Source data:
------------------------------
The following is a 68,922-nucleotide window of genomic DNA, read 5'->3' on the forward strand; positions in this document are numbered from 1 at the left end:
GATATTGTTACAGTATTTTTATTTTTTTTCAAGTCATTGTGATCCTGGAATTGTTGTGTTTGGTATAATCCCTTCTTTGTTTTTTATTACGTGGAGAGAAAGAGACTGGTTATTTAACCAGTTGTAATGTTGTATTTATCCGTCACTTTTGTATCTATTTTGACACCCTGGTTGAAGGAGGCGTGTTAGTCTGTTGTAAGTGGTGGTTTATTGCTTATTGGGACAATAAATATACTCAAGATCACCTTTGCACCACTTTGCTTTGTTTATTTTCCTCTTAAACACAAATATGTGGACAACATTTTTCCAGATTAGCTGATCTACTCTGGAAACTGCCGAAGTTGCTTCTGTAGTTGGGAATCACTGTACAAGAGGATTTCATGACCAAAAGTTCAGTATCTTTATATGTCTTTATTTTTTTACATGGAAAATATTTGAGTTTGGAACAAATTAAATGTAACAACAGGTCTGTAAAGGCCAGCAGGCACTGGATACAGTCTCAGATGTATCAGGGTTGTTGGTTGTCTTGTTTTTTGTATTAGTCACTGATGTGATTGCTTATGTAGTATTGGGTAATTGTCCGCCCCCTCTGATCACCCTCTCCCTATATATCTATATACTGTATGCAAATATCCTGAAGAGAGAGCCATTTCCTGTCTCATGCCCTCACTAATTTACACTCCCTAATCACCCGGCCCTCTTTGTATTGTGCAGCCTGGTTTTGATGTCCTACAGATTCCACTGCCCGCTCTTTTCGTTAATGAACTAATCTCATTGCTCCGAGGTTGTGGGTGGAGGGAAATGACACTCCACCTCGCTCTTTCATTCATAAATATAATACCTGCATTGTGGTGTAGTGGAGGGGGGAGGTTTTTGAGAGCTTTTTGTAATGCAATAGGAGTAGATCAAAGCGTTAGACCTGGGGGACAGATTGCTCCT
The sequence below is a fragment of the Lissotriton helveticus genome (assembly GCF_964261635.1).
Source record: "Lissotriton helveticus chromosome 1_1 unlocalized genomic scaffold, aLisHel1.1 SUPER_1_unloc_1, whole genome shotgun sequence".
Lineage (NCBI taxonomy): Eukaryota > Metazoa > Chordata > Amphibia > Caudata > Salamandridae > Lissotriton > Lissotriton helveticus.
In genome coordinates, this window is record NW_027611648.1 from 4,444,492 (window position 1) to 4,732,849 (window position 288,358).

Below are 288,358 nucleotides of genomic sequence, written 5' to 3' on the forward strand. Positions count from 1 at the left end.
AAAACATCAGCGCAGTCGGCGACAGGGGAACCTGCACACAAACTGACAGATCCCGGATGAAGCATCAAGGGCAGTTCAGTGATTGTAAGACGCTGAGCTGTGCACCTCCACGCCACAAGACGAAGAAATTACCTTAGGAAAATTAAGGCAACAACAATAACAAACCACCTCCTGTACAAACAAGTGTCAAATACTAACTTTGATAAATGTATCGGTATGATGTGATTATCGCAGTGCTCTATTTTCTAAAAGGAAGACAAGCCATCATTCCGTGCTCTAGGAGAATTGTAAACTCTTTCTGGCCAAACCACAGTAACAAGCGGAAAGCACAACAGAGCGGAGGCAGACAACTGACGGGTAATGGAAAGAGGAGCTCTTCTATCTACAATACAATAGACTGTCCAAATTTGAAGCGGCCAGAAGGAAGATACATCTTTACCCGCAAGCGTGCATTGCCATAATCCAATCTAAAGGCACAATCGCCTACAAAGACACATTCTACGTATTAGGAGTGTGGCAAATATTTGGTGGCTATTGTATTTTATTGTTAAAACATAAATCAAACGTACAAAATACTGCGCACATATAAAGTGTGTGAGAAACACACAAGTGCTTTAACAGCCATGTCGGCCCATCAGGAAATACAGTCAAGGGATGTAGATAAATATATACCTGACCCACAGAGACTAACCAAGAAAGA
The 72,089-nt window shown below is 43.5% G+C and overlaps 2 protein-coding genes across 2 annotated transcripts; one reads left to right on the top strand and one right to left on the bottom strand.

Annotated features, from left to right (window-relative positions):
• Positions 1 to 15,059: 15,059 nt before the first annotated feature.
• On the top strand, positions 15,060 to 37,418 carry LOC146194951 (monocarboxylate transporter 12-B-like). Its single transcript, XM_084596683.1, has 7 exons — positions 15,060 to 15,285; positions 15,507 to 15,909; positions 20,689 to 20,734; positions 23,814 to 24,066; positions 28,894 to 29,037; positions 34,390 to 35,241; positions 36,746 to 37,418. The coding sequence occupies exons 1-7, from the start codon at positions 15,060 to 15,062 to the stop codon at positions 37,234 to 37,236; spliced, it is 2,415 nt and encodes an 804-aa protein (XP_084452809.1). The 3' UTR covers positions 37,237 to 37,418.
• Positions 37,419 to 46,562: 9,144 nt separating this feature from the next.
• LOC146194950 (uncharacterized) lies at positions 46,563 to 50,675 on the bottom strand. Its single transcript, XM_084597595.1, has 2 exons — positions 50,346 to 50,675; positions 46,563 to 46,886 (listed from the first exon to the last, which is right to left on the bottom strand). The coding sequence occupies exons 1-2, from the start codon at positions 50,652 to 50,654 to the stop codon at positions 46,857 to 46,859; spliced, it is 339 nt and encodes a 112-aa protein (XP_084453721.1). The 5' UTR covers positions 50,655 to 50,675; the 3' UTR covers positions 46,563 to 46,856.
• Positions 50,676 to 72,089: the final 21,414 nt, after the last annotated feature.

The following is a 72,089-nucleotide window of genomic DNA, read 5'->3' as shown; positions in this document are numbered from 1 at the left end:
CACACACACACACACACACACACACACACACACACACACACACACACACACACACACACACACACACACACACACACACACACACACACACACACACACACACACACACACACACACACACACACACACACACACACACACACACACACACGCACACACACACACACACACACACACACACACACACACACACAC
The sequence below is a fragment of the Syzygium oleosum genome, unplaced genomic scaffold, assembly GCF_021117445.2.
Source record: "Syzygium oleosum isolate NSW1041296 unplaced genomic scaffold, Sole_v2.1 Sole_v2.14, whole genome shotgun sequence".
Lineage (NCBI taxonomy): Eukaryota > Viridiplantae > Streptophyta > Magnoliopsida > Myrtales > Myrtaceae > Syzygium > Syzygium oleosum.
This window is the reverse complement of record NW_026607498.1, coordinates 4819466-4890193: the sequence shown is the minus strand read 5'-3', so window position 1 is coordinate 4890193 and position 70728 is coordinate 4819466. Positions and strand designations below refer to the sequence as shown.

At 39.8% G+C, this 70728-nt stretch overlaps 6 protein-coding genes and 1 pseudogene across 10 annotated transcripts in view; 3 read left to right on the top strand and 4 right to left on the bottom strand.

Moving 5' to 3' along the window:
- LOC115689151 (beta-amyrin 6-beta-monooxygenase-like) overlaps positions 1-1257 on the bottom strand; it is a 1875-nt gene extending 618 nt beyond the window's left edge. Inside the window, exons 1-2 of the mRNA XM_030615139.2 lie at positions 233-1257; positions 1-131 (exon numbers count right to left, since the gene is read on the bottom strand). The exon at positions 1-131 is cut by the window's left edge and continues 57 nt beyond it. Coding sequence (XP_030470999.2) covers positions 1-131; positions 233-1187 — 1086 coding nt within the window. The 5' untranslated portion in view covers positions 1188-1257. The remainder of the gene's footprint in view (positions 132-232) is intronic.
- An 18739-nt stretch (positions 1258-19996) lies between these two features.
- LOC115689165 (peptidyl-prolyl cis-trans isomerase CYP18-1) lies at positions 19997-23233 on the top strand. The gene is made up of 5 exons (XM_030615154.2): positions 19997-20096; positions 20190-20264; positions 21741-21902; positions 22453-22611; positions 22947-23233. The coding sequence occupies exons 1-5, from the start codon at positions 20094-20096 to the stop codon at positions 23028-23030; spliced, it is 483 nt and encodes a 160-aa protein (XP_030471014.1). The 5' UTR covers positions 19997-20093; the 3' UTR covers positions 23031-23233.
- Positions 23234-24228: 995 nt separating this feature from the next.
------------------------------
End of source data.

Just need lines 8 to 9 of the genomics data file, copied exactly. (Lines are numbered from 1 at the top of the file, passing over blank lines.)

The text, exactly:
AAAACATCAGCGCAGTCGGCGACAGGGGAACCTGCACACAAACTGACAGATCCCGGATGAAGCATCAAGGGCAGTTCAGTGATTGTAAGACGCTGAGCTGTGCACCTCCACGCCACAAGACGAAGAAATTACCTTAGGAAAATTAAGGCAACAACAATAACAAACCACCTCCTGTACAAACAAGTGTCAAATACTAACTTTGATAAATGTATCGGTATGATGTGATTATCGCAGTGCTCTATTTTCTAAAAGGAAGACAAGCCATCATTCCGTGCTCTAGGAGAATTGTAAACTCTTTCTGGCCAAACCACAGTAACAAGCGGAAAGCACAACAGAGCGGAGGCAGACAACTGACGGGTAATGGAAAGAGGAGCTCTTCTATCTACAATACAATAGACTGTCCAAATTTGAAGCGGCCAGAAGGAAGATACATCTTTACCCGCAAGCGTGCATTGCCATAATCCAATCTAAAGGCACAATCGCCTACAAAGACACATTCTACGTATTAGGAGTGTGGCAAATATTTGGTGGCTATTGTATTTTATTGTTAAAACATAAATCAAACGTACAAAATACTGCGCACATATAAAGTGTGTGAGAAACACACAAGTGCTTTAACAGCCATGTCGGCCCATCAGGAAATACAGTCAAGGGATGTAGATAAATATATACCTGACCCACAGAGACTAACCAAGAAAGA
The 72,089-nt window shown below is 43.5% G+C and overlaps 2 protein-coding genes across 2 annotated transcripts; one reads left to right on the top strand and one right to left on the bottom strand.